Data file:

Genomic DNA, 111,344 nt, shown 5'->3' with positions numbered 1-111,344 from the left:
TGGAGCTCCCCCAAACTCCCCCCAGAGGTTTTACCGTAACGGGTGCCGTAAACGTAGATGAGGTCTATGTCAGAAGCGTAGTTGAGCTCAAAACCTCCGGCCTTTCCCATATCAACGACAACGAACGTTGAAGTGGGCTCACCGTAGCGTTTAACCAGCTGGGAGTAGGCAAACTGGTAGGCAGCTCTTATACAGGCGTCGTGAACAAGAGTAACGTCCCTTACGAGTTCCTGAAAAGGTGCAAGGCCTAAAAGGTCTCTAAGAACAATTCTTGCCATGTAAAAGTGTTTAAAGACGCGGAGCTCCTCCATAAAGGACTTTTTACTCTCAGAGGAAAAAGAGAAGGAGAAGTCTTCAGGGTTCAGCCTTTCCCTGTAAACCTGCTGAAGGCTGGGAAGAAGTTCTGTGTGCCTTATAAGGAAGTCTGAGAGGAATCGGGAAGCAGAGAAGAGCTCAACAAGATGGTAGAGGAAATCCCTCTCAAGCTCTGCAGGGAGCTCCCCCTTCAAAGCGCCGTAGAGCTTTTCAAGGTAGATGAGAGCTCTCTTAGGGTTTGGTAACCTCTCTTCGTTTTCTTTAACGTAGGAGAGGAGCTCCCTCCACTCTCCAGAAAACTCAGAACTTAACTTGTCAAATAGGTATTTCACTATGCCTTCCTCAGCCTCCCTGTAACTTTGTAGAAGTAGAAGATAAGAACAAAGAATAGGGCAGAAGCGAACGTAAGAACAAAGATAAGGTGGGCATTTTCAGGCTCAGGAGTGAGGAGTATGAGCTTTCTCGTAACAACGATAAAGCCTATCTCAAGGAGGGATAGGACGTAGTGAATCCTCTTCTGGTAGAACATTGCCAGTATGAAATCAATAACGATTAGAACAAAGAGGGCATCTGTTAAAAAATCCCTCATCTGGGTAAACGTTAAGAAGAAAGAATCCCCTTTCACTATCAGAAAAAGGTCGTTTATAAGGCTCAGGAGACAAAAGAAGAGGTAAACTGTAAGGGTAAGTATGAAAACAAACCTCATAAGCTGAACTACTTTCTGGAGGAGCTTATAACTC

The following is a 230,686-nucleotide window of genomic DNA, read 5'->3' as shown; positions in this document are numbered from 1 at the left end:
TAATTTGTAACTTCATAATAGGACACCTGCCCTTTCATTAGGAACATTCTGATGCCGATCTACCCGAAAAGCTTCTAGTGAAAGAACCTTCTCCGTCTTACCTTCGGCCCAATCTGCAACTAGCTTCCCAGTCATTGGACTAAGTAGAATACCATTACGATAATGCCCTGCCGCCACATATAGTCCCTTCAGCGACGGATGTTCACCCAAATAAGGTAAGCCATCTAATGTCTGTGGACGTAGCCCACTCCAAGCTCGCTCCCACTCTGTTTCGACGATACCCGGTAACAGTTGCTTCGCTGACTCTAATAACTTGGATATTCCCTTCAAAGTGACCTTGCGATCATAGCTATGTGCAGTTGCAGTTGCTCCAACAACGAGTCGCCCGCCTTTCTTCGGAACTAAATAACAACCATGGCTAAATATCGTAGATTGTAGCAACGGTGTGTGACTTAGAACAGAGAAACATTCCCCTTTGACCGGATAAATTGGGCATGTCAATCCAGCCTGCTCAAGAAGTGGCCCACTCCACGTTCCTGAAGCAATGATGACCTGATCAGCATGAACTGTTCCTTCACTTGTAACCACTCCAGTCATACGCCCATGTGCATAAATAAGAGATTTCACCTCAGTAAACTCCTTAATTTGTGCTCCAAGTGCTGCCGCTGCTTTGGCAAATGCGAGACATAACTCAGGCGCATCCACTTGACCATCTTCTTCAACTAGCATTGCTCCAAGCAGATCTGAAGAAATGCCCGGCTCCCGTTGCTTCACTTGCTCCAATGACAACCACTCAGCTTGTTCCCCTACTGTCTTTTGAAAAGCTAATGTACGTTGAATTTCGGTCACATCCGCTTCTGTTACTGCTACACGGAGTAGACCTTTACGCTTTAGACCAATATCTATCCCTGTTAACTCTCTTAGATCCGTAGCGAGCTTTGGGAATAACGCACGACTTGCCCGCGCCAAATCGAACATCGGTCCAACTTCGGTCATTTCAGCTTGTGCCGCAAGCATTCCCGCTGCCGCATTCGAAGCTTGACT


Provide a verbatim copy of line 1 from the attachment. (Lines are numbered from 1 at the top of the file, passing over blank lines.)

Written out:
Genomic DNA, 111,344 nt, shown 5'->3' with positions numbered 1-111,344 from the left: